Cassini mission ends with final plunge into Saturn

"It felt so much like losing a friend", she told reporters a couple of hours later.

More than 1,500 people, including past and present team members, jammed Southern California's Jet Propulsion Laboratory and the California Institute of Technology for an emotional goodbye that came from millions of miles away.

Even though the end of a research project like Cassini is ceasing, astronomers have more deep-space projects up their sleeves.

While a lot of questions were answered because of the spacecraft, scientists were left with many inquiries about Saturn. Project officials invited ground telescopes to look for Cassini's last-gasp flash, but weren't hopeful it would be spotted against the vast backdrop of the solar system's second largest planet.

When all was said and done, the spacecraft lasted about 30 seconds longer than expected.

Among those watching the end of Cassini on Friday at LASP was Alain Jouchoux, the operations team leader on the UVIS instrument, who wrote its flight code and said he has been involved in the program since about 1993. Once the spacecraft ran out of fuel, NASA would not risk letting it remain aloft, where it might be knocked into Titan or Enceladus. Turning so that its ion neutral mass spectrometer was facing directly towards Saturn, Cassini could taste the atmosphere for the first time and investigate a phenomenon called "ring rain", in which water and ice from the rings splash into the atmosphere. Last week was the last time, it came out of the gap. En route, it has made multiple close approaches to the planet itself, travelling within the innermost of its rings, and sending back detailed images of the atmosphere.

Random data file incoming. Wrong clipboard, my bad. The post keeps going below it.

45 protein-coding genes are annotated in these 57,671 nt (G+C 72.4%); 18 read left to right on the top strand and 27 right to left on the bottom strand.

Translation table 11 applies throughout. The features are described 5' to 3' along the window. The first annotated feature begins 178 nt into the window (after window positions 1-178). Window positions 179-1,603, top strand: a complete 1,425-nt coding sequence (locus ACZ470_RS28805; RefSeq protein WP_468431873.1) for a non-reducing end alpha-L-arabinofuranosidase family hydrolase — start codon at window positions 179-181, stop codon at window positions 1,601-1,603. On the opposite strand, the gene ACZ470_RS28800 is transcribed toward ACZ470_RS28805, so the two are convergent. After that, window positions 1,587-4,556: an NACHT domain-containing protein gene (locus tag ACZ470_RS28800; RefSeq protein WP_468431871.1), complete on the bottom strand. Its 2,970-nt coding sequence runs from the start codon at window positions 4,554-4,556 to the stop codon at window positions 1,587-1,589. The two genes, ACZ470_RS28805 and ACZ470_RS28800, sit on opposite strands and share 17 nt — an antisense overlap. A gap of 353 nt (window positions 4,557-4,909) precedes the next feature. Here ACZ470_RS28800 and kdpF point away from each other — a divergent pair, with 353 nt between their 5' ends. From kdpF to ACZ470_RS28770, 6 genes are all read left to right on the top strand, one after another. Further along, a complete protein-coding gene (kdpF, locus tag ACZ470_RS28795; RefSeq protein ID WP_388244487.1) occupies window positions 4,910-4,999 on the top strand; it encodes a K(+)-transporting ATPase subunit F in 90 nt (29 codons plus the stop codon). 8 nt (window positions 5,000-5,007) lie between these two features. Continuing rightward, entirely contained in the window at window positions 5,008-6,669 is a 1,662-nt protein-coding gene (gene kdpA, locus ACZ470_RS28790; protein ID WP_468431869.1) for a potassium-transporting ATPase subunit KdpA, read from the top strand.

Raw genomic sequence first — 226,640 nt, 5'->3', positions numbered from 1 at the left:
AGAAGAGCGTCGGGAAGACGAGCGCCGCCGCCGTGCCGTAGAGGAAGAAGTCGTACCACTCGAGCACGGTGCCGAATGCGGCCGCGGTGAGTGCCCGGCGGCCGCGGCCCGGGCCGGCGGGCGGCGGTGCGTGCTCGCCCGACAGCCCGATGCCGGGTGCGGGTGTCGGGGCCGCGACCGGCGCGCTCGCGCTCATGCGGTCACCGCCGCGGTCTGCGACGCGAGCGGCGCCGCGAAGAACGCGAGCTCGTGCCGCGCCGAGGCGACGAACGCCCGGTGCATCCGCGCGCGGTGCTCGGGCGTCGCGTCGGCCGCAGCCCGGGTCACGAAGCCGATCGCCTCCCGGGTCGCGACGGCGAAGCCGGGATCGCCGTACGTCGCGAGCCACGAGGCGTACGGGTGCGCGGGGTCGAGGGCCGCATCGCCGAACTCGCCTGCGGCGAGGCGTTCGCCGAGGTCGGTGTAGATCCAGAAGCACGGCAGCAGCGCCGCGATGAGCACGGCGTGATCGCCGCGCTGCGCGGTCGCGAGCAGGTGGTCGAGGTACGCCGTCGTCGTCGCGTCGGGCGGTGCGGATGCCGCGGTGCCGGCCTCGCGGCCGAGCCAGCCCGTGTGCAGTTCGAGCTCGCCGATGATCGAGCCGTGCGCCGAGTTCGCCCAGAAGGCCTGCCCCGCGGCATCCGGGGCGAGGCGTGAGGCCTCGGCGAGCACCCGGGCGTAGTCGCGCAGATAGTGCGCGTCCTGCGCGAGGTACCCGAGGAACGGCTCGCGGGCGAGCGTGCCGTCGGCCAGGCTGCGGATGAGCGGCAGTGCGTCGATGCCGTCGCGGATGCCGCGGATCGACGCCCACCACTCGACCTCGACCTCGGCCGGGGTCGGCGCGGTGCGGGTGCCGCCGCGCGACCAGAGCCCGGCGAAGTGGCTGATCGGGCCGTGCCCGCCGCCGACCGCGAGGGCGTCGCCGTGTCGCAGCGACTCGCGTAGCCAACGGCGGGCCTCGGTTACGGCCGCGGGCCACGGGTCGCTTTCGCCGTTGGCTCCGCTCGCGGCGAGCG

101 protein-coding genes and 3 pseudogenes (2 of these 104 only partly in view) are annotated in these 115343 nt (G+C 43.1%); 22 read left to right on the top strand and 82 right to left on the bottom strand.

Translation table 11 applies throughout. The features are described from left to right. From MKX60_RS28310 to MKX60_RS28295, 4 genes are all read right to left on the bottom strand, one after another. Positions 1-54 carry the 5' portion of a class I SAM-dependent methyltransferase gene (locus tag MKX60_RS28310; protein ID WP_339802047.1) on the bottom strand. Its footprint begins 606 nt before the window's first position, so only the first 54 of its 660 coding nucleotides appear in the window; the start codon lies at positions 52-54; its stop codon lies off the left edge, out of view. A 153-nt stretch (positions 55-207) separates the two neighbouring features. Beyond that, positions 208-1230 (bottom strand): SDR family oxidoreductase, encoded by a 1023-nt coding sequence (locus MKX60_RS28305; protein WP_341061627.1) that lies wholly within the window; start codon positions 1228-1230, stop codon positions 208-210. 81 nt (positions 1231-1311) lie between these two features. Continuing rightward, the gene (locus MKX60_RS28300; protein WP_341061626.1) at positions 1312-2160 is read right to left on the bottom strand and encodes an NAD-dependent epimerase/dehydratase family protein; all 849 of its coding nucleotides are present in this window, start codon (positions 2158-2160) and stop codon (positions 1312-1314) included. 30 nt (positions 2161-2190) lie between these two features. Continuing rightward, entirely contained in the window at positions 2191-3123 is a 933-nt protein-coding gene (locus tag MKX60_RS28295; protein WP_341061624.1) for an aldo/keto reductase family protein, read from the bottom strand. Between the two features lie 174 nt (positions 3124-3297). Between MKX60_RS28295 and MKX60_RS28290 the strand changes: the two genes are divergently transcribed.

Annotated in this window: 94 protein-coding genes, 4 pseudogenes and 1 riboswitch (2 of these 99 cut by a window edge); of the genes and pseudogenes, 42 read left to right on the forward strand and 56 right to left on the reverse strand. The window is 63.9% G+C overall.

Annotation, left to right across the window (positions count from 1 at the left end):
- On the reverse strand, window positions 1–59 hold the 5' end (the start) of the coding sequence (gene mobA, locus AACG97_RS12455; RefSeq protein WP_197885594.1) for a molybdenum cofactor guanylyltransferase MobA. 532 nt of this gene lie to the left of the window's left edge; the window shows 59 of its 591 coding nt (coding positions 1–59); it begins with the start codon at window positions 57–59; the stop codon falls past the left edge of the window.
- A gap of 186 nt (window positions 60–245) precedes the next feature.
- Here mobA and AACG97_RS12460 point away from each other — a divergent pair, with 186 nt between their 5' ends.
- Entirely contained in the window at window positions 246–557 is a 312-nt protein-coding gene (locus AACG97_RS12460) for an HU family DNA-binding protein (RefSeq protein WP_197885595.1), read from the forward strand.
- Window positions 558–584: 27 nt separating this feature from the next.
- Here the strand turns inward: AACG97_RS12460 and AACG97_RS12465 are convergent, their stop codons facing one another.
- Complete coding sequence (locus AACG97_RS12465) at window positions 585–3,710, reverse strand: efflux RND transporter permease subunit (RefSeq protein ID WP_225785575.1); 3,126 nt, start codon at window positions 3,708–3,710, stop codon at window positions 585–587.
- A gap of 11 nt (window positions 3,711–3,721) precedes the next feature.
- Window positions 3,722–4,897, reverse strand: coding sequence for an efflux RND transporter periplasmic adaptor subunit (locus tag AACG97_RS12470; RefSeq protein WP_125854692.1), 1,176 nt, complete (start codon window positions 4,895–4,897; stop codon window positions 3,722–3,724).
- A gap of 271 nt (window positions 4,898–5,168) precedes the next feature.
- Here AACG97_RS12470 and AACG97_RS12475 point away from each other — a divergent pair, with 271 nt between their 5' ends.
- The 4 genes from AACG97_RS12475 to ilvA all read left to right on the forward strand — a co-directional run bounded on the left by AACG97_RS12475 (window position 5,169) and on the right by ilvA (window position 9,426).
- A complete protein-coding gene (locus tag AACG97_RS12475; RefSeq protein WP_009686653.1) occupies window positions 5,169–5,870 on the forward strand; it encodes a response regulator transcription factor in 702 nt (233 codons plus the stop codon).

It burned through 183 main engines but was able to collect more than 453,000 images and travel 4.9 billion miles. It was an worldwide endeavor, with 27 nations taking part. It finally arrived at Saturn in 2004 and NASA extended its mission twice - first for 2 years, and then again for 7 more.

Rublev youngest to US Open quarters since 2001
Asked about the progress of the Americans here, Vandeweghe said: "I watched the match last night with Venus and she said it best. The No. 1 seed is back into the quarters in Flushing Meadows for the first time since 2013, when he won his second of two U.S.

European space officials joined their USA colleagues to bid Cassini farewell.

After a 20-year flight, Cassini was running out of fuel, so NASA chose to crash Cassini before letting it remain aloft, where it could have been knocked into Titan, the moon with methane lakes, or Enceladus, the moon with jets of water in its southern pole.

But two of Saturn's moons, ice-covered Enceladus and smog-covered Titan, are high on NASA's list for future exploration due to their potential for undersea life and prebiotic chemistry.

There were some lighthearted touches during the morning. This week, the spacecraft passed Titan one last time and used its gravitational pull to set the course toward Saturn. Parties were planned for the teams throughout the weekend, complete with Champagne.

However, there's another reason for ending the mission in such a spectacular fashion: "We have the opportunity to do some really cool science", Bittner says. Proposals are under consideration by NASA, but there's nothing official yet. Those missions may pave the way for a lander on Europa (SN Online: 2/18/17), which could directly look for life in that moon's subsurface seas.

NASA's science mission director, Thomas Zurbuchen, made note of all the tissues Friday morning inside JPL's Mission Control, along with the customary lucky peanuts.

  • Megan Austin